News Releases from Region 07
EPA Announces $200,000 Brownfields Grant to Keokuk, Iowa, to Help Return Properties to Productive Reuse, Promote Economic Redevelopment
FOR IMMEDIATE RELEASE
(Lenexa, Kan., April 25, 2018) - EPA has selected 144 communities for Brownfields environmental Assessment, Revolving Loan Fund, and Cleanup (ARC) grants. The 221 grants totaling $54.3 million will provide communities with funding to assess, clean up, and redevelop underutilized properties while protecting public health and the environment.
As part of today’s announcement, the city of Keokuk is receiving a $200,000 Brownfields Assessment Grant. The grant funds will be used to update environmental site assessments at the former Elkem-Carbide site at 365 Carbide Lane. The site housed smelting and other manufacturing companies until the early 2000s. The funds will also be used to prepare cleanup plans and community outreach.
“EPA’s Brownfields Program expands the ability of communities to recycle vacant and abandoned properties for new, productive reuses, using existing infrastructure," said EPA Administrator Scott Pruitt. "These grants leverage other public and private investments, and improve local economies through property cleanup and redevelopment.”
“The city of Keokuk is excited about the opportunity created by this Brownfield Assessment Grant through the Environmental Protection Agency. The former industrial site on Carbide Lane has long been a source of blight in the community because of its contamination and dilapidation, but, with the assistance of this grant, the property will be one step closer to being ready for marketing to prospective industries and subsequent redevelopment,” said Keokuk City Administrator Aaron Burnett. “The fact that this site is located in an opportunity zone, has rail access, contains a significant number of developable acres, and has an abundant supply of power and other utilities immediately available will certainly make it desirable to many companies across the nation.”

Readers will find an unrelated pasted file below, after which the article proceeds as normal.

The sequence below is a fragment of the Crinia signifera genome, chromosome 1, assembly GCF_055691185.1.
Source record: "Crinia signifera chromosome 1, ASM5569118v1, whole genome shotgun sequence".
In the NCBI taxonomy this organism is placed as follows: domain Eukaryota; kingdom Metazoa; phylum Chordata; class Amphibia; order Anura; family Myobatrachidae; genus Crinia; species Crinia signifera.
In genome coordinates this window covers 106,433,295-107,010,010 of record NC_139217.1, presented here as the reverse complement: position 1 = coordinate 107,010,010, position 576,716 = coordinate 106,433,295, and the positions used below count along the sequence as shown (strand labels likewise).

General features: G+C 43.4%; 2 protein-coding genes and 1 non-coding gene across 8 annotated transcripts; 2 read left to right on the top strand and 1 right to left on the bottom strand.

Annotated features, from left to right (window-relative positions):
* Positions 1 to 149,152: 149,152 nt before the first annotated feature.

“We congratulate the city of Keokuk and applaud their continued commitment to the cleanup and redevelopment of brownfield properties throughout their community,” said EPA Region 7 Administrator Jim Gulliford. “We’re proud to support this cleanup effort and look forward to positive environmental and economic impacts to come.”
The Brownfields Program targets communities that are economically disadvantaged and provides funding and assistance to transform blighted sites into assets that can generate jobs and spur economic growth. A study analyzing 48 brownfields sites found that an estimated $29 million to $97 million in additional tax revenue was generated for local governments in a single year after cleanup. This is two to seven times more than the $12.4 million EPA contributed to the cleanup of these brownfield sites. Furthermore, another study found that property values of homes located near brownfields sites that are cleaned up increased between 5 and 15 percent after cleanup.
In addition, communities can use Brownfields funding to leverage water infrastructure loans and other financial resources. For example, EPA’s Clean Water State Revolving Fund and Drinking Water State Revolving Fund can be used, under certain conditions, to address the water quality aspects of brownfield sites and the assessment and construction of drinking water infrastructure on brownfields, respectively. EPA’s Water Infrastructure Finance and Innovation Act program may also serve as a potential source of long-term, low-cost supplemental financing to fund brownfields project development and implementation activities to address water quality aspects of brownfields.
See the list of the fiscal year 2018 applicants selected for funding
Learn more about the ARC grants
Learn more about EPA’s Brownfields Program
Learn more about how Brownfields restoration has positively impacted local economies and the quality of life for neighboring communities
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